"The chorus isn't just about making music," notes lead curator and longtime chorus member Tom Burtch. "Our performances have always been about making social change, too. Our singing has supported our community in its calls for equality, its hours of grief, its expressions of love and its celebrations of triumph. The exhibition doesn't just tell the story of the chorus; it also highlights the remarkable history of more than three decades of the movement for GLBT equality."
The Corner Gallery space features small, focused shows, often marking the anniversary of an organization or event that has played a significant role in the history of the GLBT community in Northern California. The exhibits partner community curators with museum professionals to create new perspectives on Bay Area queer history.
Running through Mar. 9, 2014: Vicki Marlane: I'm Your Lady, a new multimedia exhibit spotlighting the life of Vicki Marlane, a transwoman and drag performer who got her start as a carny in the early 1950s, rose to fame as a female impersonator in the 1960s, and in her third act, became a beloved San Francisco community icon leading shows at Aunt Charlie’s Lounge until her death at age 76 in 2011.
The GLBT Historical Society and The GLBT History Museum have mounted or sponsored several exhibitions available for viewing on an ongoing basis on the Web:
Passionate Struggle: Dynamics of San Francisco's GLBT History. An overview of the exhibition at our pop-up museum in 2008–2009. Tracing elements of our communities’ affinities and differences, the show took visitors from the bedrooms and back rooms to the bookstores and bars, from Harvey Milk’s victories to transgender sex workers’ riots, from social movements to secret fantasies. View here.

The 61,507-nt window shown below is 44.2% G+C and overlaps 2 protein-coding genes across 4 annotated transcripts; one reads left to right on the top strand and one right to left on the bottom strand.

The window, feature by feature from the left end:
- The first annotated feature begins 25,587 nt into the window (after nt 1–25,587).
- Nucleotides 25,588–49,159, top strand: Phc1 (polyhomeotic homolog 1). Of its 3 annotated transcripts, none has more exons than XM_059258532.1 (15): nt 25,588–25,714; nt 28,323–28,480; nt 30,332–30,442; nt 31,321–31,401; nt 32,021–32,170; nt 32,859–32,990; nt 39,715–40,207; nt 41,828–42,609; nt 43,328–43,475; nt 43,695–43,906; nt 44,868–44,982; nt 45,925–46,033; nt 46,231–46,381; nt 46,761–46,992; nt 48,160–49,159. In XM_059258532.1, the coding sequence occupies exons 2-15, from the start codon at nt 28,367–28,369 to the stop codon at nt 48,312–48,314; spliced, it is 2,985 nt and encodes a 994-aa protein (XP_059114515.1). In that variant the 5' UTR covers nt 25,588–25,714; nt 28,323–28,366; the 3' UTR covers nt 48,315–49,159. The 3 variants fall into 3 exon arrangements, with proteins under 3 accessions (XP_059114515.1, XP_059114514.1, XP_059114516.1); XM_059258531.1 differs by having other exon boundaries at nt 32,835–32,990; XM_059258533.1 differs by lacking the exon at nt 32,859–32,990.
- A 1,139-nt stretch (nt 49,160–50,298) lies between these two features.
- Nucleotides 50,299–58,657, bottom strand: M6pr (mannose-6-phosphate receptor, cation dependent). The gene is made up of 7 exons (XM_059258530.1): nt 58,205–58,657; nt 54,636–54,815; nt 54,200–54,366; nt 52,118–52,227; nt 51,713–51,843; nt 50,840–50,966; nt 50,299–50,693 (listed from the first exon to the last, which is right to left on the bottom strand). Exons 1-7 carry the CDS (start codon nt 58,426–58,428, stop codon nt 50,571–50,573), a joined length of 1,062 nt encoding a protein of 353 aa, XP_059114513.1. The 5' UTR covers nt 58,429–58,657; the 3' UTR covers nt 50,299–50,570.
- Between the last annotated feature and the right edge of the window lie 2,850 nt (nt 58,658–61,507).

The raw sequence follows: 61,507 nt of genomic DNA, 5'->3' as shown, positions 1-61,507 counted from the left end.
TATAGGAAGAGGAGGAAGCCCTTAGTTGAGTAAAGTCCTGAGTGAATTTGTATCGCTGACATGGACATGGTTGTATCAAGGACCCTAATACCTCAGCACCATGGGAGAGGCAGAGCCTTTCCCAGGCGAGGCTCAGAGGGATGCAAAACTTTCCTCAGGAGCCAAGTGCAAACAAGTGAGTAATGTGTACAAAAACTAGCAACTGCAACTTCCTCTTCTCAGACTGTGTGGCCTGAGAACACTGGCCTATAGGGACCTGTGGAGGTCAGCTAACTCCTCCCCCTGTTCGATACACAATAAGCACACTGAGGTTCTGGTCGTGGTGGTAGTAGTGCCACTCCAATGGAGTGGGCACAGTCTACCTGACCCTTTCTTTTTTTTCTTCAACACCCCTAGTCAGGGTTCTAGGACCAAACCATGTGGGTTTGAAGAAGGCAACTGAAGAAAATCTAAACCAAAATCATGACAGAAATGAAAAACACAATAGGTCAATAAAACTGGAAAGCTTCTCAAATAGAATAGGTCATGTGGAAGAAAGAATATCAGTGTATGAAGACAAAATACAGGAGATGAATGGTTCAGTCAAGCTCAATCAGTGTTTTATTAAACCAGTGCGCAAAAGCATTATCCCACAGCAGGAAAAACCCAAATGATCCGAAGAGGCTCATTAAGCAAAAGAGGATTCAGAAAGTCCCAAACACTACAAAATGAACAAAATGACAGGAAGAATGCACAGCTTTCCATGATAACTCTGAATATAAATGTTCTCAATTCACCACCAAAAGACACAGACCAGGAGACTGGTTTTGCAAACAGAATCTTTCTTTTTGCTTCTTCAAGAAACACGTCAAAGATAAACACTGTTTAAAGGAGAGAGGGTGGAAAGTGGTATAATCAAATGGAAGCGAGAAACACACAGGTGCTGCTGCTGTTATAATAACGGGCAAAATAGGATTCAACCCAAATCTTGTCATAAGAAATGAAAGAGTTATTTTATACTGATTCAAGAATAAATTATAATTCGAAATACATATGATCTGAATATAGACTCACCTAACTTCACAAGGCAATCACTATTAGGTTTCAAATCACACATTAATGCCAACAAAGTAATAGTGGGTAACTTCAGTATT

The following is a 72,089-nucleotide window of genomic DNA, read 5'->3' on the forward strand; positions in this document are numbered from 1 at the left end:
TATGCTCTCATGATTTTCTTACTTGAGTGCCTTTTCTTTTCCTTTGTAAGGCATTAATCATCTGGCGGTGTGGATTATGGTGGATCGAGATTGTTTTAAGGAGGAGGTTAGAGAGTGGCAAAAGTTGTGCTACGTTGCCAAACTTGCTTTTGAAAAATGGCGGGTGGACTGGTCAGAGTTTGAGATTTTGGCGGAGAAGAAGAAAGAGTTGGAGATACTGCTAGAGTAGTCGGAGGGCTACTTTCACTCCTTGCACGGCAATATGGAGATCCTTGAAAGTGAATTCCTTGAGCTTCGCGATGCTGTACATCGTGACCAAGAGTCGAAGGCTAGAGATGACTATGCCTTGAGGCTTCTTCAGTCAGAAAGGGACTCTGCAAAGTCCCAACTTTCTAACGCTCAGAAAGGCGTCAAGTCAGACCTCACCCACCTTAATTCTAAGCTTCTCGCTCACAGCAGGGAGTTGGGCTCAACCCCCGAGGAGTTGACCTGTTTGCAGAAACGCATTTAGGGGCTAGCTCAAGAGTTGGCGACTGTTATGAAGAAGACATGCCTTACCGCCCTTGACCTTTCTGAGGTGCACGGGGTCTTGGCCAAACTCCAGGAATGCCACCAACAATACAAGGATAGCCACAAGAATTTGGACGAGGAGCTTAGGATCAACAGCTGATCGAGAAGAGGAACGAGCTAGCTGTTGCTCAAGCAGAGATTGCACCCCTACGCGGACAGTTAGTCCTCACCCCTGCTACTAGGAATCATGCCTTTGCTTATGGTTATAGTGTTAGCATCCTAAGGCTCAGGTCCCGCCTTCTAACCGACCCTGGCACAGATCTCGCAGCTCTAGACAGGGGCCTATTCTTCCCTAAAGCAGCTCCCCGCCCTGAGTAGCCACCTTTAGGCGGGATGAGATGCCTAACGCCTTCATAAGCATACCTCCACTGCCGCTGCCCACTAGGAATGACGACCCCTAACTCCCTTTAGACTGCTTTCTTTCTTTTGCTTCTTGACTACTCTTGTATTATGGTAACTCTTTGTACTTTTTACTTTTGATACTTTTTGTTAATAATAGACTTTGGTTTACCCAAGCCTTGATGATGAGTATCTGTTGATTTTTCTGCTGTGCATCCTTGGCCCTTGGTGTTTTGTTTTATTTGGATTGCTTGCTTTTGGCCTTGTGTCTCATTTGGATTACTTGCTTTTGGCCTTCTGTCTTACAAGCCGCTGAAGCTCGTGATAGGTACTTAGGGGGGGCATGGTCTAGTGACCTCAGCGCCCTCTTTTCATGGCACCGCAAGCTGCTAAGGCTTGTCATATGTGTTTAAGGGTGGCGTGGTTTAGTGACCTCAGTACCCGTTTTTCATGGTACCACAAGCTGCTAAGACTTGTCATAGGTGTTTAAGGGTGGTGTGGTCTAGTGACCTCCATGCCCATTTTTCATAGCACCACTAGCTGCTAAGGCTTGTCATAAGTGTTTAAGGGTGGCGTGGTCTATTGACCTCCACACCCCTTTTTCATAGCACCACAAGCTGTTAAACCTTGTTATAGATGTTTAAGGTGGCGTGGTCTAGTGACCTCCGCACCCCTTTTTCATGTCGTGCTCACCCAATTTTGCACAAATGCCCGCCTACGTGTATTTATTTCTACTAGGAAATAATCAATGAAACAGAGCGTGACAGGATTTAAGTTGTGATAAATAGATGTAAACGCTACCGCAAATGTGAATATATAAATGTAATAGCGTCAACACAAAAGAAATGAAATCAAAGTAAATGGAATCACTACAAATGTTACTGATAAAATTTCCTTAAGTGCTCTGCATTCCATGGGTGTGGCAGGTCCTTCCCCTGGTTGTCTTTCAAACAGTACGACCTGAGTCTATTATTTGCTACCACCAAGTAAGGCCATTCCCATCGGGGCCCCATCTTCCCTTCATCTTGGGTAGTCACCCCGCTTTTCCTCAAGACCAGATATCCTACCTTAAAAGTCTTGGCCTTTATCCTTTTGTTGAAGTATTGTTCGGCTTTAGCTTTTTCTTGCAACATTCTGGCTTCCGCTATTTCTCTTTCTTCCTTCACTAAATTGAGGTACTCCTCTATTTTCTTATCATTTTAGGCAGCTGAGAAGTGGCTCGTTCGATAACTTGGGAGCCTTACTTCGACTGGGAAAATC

Lineage: Matchmaking in the Archives.
GLBT Historical Society artist-in-residence E. G. Crichton has been matching living artists to the archives of the dead, asking each artist to invent a response in any medium. To see all work created so far, visit the Queer Cultural Center online gallery.
Dykes on Bikes: 30 Years at the Forefront.
Cocurator Glenne McElhinney leads a fast and informative video tour of exhibition shown at the GLBT Historical Society in 2008. Watch it now.
OutRanks: GLBT Military Service From World War II to the Iraq War. An overview of the 2007 exhibition created by guest curator Steve Estes — the first museum show in the U.S. to focus on the experience of GLBT servicemembers
and the American military policy on homosexuality. View here.
Capturing the Moment: The Photojournalism of Rick Gerharter. View the inaugural exhibit on our Flickr site: “Capturing the Moment: The Photojournalism of Rick Gerharter,” an encore version of a gallery exhibition shown at the GLBT Historical Society in 2006. View here.
Council on Religion and the Homosexual.
The LGBT Religious Archives Network and the GLBT Historical Society present this special exhibit, which portrays the early years of the Council on Religion and the Homosexual, a ground-breaking coalition of religious and homosexual activists in San Francisco in the mid-1960s. View here.